Charitable giving fell slightly in 2022

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According to Giving USA 2023: The Annual Report on Philanthropy for the Year 2022, a publication of Giving USA Foundation, 2023, researched and written by the Indiana University Lilly Family School of Philanthropy, total charitable giving fell in 2022 for only the third time in the last 40 years. Charitable giving was strong during the pandemic years, breaking the $500 billion mark for the first time in 2021. But in 2022, the total fell to $499.33 billion.

Key drivers of the decline in charitable giving likely include:

  • a 40-year high in inflation, at 8%, putting the squeeze on family budgets;
  • a 19.4% drop in the S&P 500, the first double- digit decrease since the 2008 Great Recession;
  • declines in the stock market toward the end of the year, when many charitable gifts are made; and
  • growth in personal income was down 0.1%, or down 7.5% after inflation.


Charitable gifts from individuals account for more than 60% of total giving, as follows:

  • Individuals gave $319.04 billion, down 6.4%;
  • Foundations gave $105.21 billion, up 2.5%;
  • Bequests totaled $45.60 billion, up 2.3%; and
  • Corporations gave 29.48 billion, up 3.4%.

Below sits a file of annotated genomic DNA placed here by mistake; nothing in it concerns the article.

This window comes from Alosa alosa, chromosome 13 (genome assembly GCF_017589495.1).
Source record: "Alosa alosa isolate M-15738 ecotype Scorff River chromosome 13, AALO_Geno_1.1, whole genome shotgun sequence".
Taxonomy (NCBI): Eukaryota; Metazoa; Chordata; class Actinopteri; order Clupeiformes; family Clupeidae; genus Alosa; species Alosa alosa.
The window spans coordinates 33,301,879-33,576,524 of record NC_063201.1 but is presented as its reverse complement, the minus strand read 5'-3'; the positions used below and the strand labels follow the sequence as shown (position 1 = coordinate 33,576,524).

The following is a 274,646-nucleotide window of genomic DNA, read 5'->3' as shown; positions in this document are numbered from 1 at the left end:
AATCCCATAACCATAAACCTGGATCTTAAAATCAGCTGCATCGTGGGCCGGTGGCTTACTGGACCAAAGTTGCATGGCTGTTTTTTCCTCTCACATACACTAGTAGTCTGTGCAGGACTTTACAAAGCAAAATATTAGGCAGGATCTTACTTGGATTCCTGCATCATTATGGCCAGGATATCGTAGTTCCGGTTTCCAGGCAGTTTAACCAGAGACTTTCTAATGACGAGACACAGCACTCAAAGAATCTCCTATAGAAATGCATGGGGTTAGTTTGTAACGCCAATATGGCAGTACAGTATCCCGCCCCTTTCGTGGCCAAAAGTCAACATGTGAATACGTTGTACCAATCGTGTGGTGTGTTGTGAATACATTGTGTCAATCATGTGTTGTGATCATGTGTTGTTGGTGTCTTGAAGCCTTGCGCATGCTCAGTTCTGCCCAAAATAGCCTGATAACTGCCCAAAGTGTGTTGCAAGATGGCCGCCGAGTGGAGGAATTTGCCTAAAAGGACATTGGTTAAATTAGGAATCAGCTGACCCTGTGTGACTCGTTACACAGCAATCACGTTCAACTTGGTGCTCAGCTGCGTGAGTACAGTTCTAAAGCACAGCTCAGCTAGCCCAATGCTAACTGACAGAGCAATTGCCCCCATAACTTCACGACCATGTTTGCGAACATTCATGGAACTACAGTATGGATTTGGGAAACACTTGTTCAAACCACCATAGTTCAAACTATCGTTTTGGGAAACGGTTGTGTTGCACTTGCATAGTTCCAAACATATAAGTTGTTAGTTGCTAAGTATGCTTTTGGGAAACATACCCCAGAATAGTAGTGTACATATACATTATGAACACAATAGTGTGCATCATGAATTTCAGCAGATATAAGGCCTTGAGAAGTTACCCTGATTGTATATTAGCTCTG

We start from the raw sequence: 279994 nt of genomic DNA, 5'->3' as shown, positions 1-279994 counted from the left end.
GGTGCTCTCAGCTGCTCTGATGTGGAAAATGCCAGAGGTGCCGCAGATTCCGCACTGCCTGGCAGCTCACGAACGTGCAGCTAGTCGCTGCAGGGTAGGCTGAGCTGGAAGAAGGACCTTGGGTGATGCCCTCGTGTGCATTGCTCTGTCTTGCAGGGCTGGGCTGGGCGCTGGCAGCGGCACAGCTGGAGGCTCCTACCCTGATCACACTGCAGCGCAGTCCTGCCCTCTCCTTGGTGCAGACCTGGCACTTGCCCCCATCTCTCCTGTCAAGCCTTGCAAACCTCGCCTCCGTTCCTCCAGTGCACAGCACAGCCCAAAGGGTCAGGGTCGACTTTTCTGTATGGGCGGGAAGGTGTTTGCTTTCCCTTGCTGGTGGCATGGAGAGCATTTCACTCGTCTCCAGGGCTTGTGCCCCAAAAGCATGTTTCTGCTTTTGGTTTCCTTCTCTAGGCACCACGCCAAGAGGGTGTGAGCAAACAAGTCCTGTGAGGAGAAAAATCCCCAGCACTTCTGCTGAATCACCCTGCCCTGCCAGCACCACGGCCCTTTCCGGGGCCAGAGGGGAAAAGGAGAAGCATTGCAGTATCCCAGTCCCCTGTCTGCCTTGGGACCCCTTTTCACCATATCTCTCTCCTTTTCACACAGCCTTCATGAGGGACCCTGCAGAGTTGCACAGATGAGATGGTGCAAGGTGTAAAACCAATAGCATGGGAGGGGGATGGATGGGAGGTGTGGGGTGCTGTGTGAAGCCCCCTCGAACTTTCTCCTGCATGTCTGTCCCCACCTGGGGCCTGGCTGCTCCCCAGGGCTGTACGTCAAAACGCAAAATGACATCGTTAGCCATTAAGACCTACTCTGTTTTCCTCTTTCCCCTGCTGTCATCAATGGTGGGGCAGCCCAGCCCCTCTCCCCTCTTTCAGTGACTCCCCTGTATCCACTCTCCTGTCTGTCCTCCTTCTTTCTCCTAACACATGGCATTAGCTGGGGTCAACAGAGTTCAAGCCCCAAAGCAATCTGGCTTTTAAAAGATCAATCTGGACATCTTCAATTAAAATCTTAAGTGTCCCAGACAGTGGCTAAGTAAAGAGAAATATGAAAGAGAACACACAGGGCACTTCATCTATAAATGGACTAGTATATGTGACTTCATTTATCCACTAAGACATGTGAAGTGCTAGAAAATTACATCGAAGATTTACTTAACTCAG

There were slight changes in the targets for charitable giving.

  • Religion, up 5.2% to $143.57 billion;
  • Human services, down 0.6% to $71.98 billion;
  • Education, down 3.6% to $70.07 billion;
  • Health, up 5.1% to $51.08 billion;
  • Public-society benefit, down 8.4% to $46.86 billion;
  • International affairs, up 10.9% to $33.71 billion;
  • Arts, culture and humanities, up 2.9% to $24.67 billion; and
  • Environmental and animal organizations, down 1.6% to $16.10 billion.


There was some concern in 2017 that two of the tax reforms that year might have a negative effect on charitable giving. The rough doubling of the standard deduction meant far fewer taxpayers were itemizing their deductions, and they would get no tax benefit from their charitable gifts. The doubling of the amount exempt from federal estate tax was feared to have a similar effect. The fact that bequests are still growing, and that individual giving rose strongly in 2020 and 2021, suggests that the concerns may have been unjustified.

© 2023 M.A. Co.